Or is He doing something intentionally loving for His sheep - His followers? I think He’s addressing our fallen instincts. I think Jesus is reminding us if we give attention to other voices - if we give them the place only a dying, redeeming Good Shepherd has earned - we will surely destroy our lives. Anyone but the Shepherd will take from our lives rather than give to them. That’s what robbers do. They don’t bring stuff into your house. They take stuff out. You always end up with less than you had.

Now, none of these other voices tells you in advance that they will diminish your life and joy. Perhaps they don’t even know that’s all they can do. But Jesus, God the Son all-wise, knows only His will and way carry life with them. And that contrast is made to shine in the way Jesus speaks to this crowd: John 10:10 - “The thief comes only to steal and kill and destroy. I came that they may have life and have it abundantly.”

I doubt very much that the thief mentioned here is Satan. The context would indicate that, on this occasion, the thief is the same as in verse 8 - “All who came before me are thieves and robbers, but the sheep did not listen to them.” The thieves and robbers are those who speak in the opposite direction of the Good Shepherd.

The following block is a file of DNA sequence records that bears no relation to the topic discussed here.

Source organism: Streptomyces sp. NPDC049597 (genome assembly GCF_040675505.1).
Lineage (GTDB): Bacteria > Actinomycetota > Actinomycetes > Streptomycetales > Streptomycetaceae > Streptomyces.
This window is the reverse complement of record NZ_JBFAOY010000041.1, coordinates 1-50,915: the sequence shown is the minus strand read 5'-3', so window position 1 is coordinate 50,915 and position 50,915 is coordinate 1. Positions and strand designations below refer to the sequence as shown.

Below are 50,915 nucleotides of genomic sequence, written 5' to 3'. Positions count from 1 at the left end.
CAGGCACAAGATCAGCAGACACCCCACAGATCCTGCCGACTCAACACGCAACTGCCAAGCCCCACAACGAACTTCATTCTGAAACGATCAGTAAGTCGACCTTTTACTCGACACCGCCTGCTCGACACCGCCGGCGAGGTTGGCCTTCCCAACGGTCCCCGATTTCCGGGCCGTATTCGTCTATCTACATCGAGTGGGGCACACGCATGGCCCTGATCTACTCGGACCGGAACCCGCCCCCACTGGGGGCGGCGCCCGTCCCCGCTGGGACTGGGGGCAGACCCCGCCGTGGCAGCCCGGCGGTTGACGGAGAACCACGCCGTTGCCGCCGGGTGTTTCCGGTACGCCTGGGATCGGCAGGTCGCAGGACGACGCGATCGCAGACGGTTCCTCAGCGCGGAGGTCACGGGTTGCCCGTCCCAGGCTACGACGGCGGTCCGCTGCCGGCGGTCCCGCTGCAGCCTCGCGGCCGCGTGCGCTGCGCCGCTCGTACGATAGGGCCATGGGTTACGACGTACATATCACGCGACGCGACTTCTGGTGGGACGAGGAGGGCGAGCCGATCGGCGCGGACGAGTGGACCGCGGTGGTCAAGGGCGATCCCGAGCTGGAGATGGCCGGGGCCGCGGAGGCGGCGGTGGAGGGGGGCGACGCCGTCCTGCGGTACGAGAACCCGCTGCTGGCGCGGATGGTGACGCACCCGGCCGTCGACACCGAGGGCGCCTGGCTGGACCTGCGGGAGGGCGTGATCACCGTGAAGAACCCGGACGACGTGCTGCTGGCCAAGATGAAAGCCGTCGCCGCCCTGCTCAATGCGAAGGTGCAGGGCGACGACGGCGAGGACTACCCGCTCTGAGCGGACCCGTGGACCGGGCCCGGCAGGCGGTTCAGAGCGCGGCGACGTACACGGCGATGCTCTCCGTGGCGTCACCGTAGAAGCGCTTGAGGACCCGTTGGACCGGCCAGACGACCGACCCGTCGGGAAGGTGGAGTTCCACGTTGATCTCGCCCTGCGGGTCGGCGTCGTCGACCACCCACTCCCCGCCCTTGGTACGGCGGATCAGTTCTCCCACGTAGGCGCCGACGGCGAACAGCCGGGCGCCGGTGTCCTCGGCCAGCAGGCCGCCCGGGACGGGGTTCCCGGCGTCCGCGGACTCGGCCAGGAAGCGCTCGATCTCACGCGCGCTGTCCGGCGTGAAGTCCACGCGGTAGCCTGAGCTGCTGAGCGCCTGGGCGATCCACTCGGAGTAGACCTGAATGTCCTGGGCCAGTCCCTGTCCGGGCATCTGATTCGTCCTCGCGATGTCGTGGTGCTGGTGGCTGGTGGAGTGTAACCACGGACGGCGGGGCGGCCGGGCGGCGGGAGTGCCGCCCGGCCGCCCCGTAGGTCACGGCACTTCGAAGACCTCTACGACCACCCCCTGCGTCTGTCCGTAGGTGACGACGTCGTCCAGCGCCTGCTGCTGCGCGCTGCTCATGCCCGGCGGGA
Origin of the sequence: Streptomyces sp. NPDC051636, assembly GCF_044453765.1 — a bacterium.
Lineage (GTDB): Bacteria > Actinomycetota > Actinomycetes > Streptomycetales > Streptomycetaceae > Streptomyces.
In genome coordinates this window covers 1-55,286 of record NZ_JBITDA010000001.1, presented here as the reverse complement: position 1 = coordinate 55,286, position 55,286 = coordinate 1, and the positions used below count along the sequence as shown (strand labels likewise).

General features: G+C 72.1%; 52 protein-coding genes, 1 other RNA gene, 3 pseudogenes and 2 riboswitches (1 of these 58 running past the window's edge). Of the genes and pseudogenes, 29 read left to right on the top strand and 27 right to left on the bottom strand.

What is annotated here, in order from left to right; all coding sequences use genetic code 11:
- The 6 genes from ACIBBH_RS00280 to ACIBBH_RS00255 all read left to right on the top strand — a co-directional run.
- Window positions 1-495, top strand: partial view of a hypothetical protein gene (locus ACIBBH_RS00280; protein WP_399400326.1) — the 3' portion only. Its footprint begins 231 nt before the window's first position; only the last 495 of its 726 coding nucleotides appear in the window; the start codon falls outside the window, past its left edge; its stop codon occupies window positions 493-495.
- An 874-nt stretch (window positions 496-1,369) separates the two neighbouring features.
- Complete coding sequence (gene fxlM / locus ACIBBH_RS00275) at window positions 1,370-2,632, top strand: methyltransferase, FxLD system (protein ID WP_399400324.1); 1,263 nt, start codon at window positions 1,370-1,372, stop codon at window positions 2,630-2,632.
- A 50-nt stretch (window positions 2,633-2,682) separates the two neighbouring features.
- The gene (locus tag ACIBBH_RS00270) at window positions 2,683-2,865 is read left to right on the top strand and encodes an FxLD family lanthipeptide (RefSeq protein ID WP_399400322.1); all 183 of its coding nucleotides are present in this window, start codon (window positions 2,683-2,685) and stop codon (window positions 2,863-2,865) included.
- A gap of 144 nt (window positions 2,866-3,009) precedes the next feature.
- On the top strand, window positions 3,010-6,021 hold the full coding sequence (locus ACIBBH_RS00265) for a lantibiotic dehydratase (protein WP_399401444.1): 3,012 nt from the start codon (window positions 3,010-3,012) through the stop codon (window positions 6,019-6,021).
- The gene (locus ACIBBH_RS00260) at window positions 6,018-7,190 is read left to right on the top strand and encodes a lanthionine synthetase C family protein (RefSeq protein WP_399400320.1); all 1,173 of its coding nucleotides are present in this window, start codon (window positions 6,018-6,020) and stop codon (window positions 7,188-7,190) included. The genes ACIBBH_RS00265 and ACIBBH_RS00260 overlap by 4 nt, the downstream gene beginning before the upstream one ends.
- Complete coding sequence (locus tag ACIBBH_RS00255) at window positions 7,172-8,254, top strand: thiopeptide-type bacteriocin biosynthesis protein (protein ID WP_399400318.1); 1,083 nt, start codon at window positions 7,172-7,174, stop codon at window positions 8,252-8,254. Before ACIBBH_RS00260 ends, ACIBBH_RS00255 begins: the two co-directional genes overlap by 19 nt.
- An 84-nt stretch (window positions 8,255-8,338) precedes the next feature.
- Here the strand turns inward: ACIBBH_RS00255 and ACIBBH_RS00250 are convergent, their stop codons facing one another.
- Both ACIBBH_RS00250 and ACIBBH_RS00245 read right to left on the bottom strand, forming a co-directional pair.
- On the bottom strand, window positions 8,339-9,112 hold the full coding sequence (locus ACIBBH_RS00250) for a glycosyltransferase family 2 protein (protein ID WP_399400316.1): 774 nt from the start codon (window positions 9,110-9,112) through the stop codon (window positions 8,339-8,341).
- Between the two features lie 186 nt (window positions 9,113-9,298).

This is the danger Paul penned in Colossians 2:8 - “See to it that no one takes you captive by philosophy and empty deceit, according to human tradition, according to the elemental spirits of the world, and not according to Christ.”

I’m running out of time. Just take note of those last four words to guard your heart - “....not according to Christ.” Now examine your heart. What gets regular entrance to your mind that is “not according to Christ?” Note it well, because, however popular it may be in this world, or even among the careless in the church, that’s going to destroy your soul. Or in Paul’s words, it will “take you captive.”